It was always going to be risky, this business of recommending funeral directors. We set out purposefully, hoping for the best with the best possible intentions, knowing that if you’re going to make anything in this world, you’re going to make mistakes. We’re optimists. It seemed, and still seems, to be a good thing to do, to show funeral shoppers the way to the people who’ll look after them best. Win-win.
Yes, it’s an important service. Because of their reluctance to say to their funeral director, “Now take me to your mortuary, I want to see that everything is in order,” funeral shoppers must, instead, blindly trust him/her to discharge what is, to them, a funeral director’s most important role: to be nice to their dead person. As we know, there can be many a slip twixt back and front. As independent consumer advocates, we are in the best possible position to offer the reassurance that consumers most desire.
But Funeralworld is another country; they do things differently there. Who (the hell) are we to sit behind our keyboards and opinionate? What do we know, dammit?! Well, by sheer hard work we have learned. When we’ve boobed — and we have — we have put our hands up quick as a flash. We’ve done it the hard way. It’s been a slog at our own expense. And, yes, we’ve won precious credibility.
So it came as a blow last week to undergo a credibility-threatening event which, coincidentally, came at a time when, having suspended our listing in order to radically remodel it in sustainable form, we are about to relaunch it. We know that our listing is 98% good. We need to aim for 100% minimum and roll it out nationwide. We can do it. Stand by for an announcement.
The credibility-threatening event was the arrival of a letter here at GFG HQ. Here’s what it said:
Dear Mr Cowling
I see you recommend __________ of __________! (Name and place deleted.)
Have you visited his premises? I have, and was appalled. Only one room divided by a curtain to make a reception and a chapel … I also asked where he kept his bodies and was told in his mortuary. I could not see where his mortuary was so have asked around and been told he does not have one. Also he has no cold storage and in hot weather advises people that a relative is not suitable for visiting when really he has not collected the body from the hospital because he has nowhere to keep it! After leaving I also noticed he has only one door into the premises and no parking. I did not like the idea of my dad being hurried across the road on a stretcher and left in the front room so I went somewhere else. I may have paid more but at least I know my dad was cared for in proper surroundings.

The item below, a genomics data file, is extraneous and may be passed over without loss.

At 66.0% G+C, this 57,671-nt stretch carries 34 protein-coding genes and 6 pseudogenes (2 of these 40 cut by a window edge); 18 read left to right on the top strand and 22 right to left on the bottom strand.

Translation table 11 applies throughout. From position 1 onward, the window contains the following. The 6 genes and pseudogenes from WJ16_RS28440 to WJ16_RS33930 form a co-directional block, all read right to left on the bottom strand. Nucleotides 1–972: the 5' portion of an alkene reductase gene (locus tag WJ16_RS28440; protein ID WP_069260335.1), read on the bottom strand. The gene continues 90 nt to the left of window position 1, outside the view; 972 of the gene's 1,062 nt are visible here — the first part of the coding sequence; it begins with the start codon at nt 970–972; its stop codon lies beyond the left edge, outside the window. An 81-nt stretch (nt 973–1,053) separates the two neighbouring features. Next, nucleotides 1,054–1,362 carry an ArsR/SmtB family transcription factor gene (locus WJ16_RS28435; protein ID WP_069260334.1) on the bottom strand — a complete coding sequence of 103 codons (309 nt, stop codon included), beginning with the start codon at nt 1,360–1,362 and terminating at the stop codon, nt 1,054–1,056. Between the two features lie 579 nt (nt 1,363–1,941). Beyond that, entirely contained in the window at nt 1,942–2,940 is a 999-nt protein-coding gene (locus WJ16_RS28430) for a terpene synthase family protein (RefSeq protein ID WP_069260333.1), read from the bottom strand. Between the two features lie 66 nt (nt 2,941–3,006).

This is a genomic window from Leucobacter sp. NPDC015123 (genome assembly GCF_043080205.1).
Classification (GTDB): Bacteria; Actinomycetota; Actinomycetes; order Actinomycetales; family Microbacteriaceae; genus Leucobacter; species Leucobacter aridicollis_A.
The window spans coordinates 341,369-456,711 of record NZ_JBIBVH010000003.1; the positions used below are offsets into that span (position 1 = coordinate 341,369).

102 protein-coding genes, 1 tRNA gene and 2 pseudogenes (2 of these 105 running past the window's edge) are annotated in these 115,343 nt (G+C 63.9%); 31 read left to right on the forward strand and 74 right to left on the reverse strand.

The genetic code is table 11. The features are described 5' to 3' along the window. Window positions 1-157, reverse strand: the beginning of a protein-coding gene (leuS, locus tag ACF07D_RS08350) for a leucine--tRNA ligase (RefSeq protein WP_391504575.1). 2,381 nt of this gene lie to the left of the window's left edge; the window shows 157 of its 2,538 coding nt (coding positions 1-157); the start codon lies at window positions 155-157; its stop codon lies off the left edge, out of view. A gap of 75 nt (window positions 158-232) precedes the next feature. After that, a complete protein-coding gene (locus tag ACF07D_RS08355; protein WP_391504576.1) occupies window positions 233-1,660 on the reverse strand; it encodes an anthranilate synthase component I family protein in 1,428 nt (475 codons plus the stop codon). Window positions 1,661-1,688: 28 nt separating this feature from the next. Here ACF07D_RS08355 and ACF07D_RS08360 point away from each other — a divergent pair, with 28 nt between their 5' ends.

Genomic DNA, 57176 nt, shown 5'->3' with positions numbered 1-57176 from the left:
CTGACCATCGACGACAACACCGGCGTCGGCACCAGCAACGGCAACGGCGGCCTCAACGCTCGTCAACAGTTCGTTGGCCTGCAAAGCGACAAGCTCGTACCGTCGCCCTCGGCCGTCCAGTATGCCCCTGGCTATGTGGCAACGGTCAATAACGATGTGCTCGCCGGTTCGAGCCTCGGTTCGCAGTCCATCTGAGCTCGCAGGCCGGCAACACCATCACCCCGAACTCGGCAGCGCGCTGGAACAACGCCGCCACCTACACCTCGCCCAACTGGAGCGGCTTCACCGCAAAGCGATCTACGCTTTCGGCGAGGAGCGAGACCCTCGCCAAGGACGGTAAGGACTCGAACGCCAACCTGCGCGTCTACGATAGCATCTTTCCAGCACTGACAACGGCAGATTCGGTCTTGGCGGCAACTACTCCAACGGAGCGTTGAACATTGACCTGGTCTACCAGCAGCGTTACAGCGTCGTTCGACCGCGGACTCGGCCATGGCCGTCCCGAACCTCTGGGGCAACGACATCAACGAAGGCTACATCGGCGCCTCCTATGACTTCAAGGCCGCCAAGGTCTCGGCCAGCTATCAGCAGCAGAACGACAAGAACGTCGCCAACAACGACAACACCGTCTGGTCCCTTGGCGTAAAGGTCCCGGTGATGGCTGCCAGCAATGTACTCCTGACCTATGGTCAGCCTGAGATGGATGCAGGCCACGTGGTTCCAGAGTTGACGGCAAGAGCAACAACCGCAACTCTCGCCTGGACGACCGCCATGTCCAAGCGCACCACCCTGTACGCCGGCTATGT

I follow your blog and you seem to be a very nice man, perhaps you are too nice and have had the wool pulled over your eyes by someone who talks the talk but doesn’t walk the walk.
I wonder how you follow up your recommendations, do you make spot checks, do you phone around pretending to be a customer.
The letter is signed, but there is no address, postcode or any other contact details.
The subject of the letter is a funeral director in whom we placed an absolute trust. He was trained to the highest standards by the doyenne of tutors and seemed to us to be born to be an undertaker. He recently moved to new premises which are, by his own admission, small. We trusted that they were big enough. Above all, we trusted that he would have made adequate provision for the care of his dead and, of course, installed a fridge. We hadn’t yet got around to re-visiting him.
What could have happened? He’d gone mad? He was never anything but a charming blagger? He had money problems? We all know well enough how the most unlikely people can go off the rails.
It was time for a spot check.
Having no address for my correspondent and, therefore, no assurance that she is who she says she is, but knowing that she follows the blog, I publish my reply here.
Thank you for your letter (undated) drawing our attention to what you allege are grave shortcomings in the premises and mortuary equipment of the funeral director you named.
I paid him a visit on Friday and asked to be shown his mortuary/embalming suite. There I found a perfectly adequate fridge. Every tray had on it a duvet which is used to cover each occupant. Every tray had its own pillow, and on each pillow lay an artificial rose (of rather good quality). The mortuary was entirely clean and odour-free.
The premises are, as you say, small. While I was there I spoke to a person who had come to visit her dead relative — not for the first time. She was perfectly happy with both the premises and the service she was receiving. Indeed, she could not have expressed higher satisfaction with both.
I am pleased to be able to tell you that your principal misgiving is unfounded. I cannot verify your allegation concerning the coffin. As to the premises having no rear entrance, we must bear in mind that many funeral directors do not have rear access, yet manage to transfer their dead in a perfectly respectful manner. We must bear in mind also that it is the tradition in this country ostentatiously to display a coffin in a hearse on the public highway.
The funeral director has been offered the lease on the much bigger premises next door and intends to move as soon as he can.
We remain happy to recommend him. Our opinion of him rides as high as ever.
Please feel free to post a response to this in a comment box, but please do not publish the name of the funeral director concerned because this may involve us in litigation. This is a censor-free blog except in cases of libellous comments. Please be aware that any comment you post will reveal your IP address.
With all best wishes,